So there has been a significant reduction. When I was a borough commander, we had 32,500 a few years ago. So we've had reductions in police and we've also had reductions in support programs that deal with young people who are involved in crime or likely to go into gangs.

So resources is a really key area. I think the other feature, which I think your program focused on, was around social media. I think social media have played a huge amount in making terrorism accessible but also gangs accessible to lots of people.

So we really need to have some controls and measures in place where social media take more responsibility to ensure that they take down videos that promote violence.

HOWELL: Making it acceptable, you say, easier for gang members to upload images. And those images certainly important when it comes to recruiting for them.

But this other question, as we heard in the report, many of these gang members getting younger and younger, how much more difficult does that make it in solving this problem?

BABU: Yes, absolutely. I think what we need is much more work in schools. So we need people to come into schools and talk to young people. You hear of 10-year olds taking knives into schools. This is unheard of.

Fortunately, in this country, we don't have the relaxed gun laws that you have in America. So if you have young people with guns, you can just imagine how much more dangerous that would be. But the knives are killing people.

And every single person killed is a tragedy, clearly for the families of the victims but also the individuals that do the murders.

You know, we have very, very sophisticated CCTV here, we have DNA, we have witnesses, we have social media profiles just like you do in America. Those individuals will be arrested.

And so it destroys everybody's lives involved in this. And we need to get the message into schools and try and make sure that young people don't go into this area, thinking that they will be able to do a gang video or do a stabbing and get away with it.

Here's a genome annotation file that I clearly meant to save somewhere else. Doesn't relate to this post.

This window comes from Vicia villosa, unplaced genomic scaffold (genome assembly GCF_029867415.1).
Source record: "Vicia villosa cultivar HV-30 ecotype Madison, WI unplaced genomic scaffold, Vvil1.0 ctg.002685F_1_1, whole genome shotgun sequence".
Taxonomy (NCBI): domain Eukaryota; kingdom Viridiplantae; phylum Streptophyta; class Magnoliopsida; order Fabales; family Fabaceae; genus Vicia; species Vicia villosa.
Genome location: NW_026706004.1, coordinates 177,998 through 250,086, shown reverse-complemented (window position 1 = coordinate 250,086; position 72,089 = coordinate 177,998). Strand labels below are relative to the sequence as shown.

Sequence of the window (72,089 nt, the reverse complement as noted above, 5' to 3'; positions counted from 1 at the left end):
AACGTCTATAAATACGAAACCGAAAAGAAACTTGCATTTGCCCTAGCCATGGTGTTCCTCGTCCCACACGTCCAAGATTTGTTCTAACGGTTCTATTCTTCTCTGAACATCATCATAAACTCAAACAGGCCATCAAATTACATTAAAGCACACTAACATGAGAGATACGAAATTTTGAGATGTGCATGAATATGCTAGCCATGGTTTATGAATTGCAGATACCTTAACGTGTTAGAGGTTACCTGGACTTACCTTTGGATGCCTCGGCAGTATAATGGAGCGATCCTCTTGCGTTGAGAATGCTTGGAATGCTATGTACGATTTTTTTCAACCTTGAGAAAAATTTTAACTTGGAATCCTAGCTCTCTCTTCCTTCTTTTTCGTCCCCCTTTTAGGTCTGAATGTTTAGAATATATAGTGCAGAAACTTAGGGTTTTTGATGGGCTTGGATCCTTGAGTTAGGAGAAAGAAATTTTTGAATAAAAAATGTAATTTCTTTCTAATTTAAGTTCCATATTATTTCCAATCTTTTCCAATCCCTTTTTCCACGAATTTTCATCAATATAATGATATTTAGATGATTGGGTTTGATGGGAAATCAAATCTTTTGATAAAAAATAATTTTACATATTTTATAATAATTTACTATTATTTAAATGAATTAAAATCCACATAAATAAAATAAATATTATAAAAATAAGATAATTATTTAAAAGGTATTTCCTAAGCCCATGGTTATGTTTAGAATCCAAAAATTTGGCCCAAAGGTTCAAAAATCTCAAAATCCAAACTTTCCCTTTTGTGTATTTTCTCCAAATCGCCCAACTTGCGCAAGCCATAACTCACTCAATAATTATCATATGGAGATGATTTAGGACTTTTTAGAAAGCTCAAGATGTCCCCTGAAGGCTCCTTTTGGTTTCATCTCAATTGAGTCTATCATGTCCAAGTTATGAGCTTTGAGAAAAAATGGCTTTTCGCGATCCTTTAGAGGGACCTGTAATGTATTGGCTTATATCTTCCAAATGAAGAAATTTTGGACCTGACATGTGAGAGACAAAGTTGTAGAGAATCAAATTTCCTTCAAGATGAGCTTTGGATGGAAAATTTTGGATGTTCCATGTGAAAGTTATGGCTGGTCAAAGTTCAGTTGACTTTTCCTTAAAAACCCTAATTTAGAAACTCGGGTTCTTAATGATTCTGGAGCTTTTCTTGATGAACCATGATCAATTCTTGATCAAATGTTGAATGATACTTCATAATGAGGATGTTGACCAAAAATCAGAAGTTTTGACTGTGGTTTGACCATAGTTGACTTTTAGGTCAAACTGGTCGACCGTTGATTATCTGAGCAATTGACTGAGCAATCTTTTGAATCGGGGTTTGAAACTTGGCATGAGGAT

HOWELL: You know, Dal, I spent a great deal of time in Chicago, working as a correspondent, focused on many of these issues. Violence on the streets of Chicago -- and as I remember, many of the officials focused on what could be done as far as community outreach.

So I guess the same question to you, from your experience, do you think enough is happening with community outreach, getting onto the streets to engage, to have dialogue, to help curb the tide?

BABU: Well, I think, George, that you have hit the nail on the head. I think that is a key element because, by the time it get to the police, you already have the crime committed. What you need is engagement on programs where it takes young people away from crime.

And in London, we've had that. We had -- the Metropolitan Police had 55,000 police officers and staff a few years ago, it is now down to 40,000. So we've had significant reductions in resources.

And you need the feet on the ground, you need boots on the ground to go in, talk to young people, arrest them if necessary but also try and help them divert away from crime.

So it's the arts projects, it's working; it's -- we have very, very successful -- one of the initiatives we borrowed from you is basketball clubs late at night. So it engages young people in a positive way. So those kind of initiatives are being cut back and really we need those returned.

HOWELL: Very important initiatives indeed. Dal, thank you so much for your time and perspective.

BABU: Thank you very much.

HOWELL: Still ahead, we're following this breaking news story in Canada, where 14 people were killed when a bus carrying a hockey team and a tractor-trailer collided. Stay with us.

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HOWELL: Welcome back.

We're following the breaking news out of Canada, where 14 people were killed in a bus crash involving a junior hockey team.

Let's bring in Rob Vanstone, the sports editor and columnist for the "Regina Leader-Post," live by phone with us.

Thank you for your time today. First of all, I'm sure you've been in touch with officials or learning information.

What more have you learned about this situation?

ROB VANSTONE, "REGINA LEADER-POST": Well, pretty much on everything you said as far as the numbers, nothing has been updated. An update is expected this morning. There are 14 people killed; there 28 were on the bus and three are in critical condition.

So just wait and see and hoping for the three people who are seriously hurt to -- at least maybe there is some good news coming out of that if they can pull through.

HOWELL: That is certainly the hope here. And many of our viewers just understanding more about this particular team.